Dairy Development Programs in Andhra Pradesh, India: Impacts and Risks for Small-scale Dairy Farms


This study served two purposes; firstly, to gain insight into the household and farm economics of small-scale dairy farmers in Andhra Pradesh, India, and to obtain estimates of their costs per unit of output in milk production and secondly, to explore the potential impact of dairy development interventions on household incomes, returns to labour and costs of milk production.

The study applies a method of economic analysis developed by the International Farm Comparison Network (IFCN), which is based on the concept of 'typical farms', to assess the potentials of dairy development in the Indian state of Andhra Pradesh. The state was divided into two zones with distinct levels of milk production densities: a high and a low density milk production areas. Three broad farm types were selected to represent typical farms from each of these regions: landless farming systems with 1 local cow or buffalo, small farmers with 2 to 3 buffaloes and commercial farms with 11 to 14 cows or buffaloes. Farms with 2 to 3 dairy animals and 1 to 2 ha land represent the most common farm type found in the state. Each farm is described in detail with assets, production costs, profits and other economic information presented both graphically and in the text.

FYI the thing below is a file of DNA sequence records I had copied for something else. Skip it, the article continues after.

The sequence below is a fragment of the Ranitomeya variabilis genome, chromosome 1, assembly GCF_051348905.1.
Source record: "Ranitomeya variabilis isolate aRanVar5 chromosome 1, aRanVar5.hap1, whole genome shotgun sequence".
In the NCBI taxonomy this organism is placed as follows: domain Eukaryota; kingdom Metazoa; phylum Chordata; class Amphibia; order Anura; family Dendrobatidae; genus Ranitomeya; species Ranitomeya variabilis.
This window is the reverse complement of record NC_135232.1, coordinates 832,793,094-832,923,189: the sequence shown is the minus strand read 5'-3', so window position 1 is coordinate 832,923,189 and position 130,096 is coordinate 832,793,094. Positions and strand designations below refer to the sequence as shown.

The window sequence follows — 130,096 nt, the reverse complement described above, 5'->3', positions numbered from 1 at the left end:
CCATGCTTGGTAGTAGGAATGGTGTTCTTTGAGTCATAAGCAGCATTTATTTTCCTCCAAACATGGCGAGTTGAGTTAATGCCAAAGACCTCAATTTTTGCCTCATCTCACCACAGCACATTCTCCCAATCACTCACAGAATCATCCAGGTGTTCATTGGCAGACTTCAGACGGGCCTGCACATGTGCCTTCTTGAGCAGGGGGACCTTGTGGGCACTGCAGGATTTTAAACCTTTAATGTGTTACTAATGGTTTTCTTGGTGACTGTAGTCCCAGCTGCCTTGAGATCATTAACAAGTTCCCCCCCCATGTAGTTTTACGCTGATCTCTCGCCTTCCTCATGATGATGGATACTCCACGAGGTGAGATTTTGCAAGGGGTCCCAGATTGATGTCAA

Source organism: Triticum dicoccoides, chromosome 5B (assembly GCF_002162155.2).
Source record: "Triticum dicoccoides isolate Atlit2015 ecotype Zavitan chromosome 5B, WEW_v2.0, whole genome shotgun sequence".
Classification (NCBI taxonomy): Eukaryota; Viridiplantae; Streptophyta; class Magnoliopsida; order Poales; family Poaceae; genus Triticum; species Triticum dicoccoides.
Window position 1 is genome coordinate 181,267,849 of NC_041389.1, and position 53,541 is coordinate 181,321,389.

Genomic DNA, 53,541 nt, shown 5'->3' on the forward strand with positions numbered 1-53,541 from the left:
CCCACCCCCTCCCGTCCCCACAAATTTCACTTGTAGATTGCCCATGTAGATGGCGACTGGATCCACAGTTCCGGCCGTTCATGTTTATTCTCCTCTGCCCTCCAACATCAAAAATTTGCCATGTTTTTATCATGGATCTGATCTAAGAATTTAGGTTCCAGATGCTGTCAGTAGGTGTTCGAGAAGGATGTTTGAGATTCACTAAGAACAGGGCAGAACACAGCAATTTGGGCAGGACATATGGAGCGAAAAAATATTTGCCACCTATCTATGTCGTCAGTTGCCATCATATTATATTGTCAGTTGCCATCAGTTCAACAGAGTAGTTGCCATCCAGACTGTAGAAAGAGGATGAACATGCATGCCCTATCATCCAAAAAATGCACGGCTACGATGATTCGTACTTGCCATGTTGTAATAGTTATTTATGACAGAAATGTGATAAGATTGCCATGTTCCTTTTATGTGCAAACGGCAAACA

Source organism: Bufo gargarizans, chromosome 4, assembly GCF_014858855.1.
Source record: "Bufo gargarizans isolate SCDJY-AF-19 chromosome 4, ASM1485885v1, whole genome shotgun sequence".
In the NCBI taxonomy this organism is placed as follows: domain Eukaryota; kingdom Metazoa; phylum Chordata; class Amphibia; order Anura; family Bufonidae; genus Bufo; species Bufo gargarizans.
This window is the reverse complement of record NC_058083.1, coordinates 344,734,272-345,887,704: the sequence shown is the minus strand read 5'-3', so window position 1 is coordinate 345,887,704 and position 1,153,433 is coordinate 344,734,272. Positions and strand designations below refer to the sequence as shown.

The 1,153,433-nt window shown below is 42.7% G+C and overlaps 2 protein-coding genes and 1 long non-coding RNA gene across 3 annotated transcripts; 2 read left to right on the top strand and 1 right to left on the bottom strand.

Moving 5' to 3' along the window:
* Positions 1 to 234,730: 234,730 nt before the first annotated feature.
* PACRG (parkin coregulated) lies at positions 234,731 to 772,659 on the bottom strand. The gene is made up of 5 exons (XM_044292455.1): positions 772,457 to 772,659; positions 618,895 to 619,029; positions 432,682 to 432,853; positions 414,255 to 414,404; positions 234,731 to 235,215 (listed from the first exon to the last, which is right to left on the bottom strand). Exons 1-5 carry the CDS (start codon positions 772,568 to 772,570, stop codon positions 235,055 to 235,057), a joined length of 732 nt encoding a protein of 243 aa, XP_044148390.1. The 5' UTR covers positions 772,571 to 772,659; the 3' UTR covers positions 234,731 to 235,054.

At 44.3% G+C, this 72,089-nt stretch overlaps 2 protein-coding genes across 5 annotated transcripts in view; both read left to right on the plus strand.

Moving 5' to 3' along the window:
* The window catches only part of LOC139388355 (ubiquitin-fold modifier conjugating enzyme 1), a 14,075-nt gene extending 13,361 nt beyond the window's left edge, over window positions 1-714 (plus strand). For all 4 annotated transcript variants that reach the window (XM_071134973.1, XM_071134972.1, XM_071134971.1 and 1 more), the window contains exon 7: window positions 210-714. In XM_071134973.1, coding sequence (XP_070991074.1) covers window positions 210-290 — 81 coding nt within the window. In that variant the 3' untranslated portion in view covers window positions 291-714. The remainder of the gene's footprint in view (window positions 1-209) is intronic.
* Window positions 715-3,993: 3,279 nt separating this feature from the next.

The farm-level impact of over 40 potential dairy development interventions covering feeding, breeding, animal health and milk marketing on a typical 3-buffalo farm was assessed through an iterative process that combined detailed household and farm simulation with expert and farmers' opinions and feedback.

Given that resource-poor farmers are, by necessity, risk avoiders, dairy development programs must simultaneously improve the financial performance as well as the risk profile of the targeted farms. However, few dairy development programs are conceived to comprehensively address a wide range of factors, which may explain the reluctance of smallholder dairy farmers to participate. Therefore, the authors propose that existing programs need to partner and build on each other and show that complementary programs can effectively lift small dairy producers out of poverty through a competitive dairy farming business, which provides not only an excellent wage level under local conditions, but which is also well-positioned against international competition in a global economy.

An eight page executive summary is also available in addition to this paper.


PPLPI, FAO, Rome, Italy, iii+73 pp.

Published 1 January 2007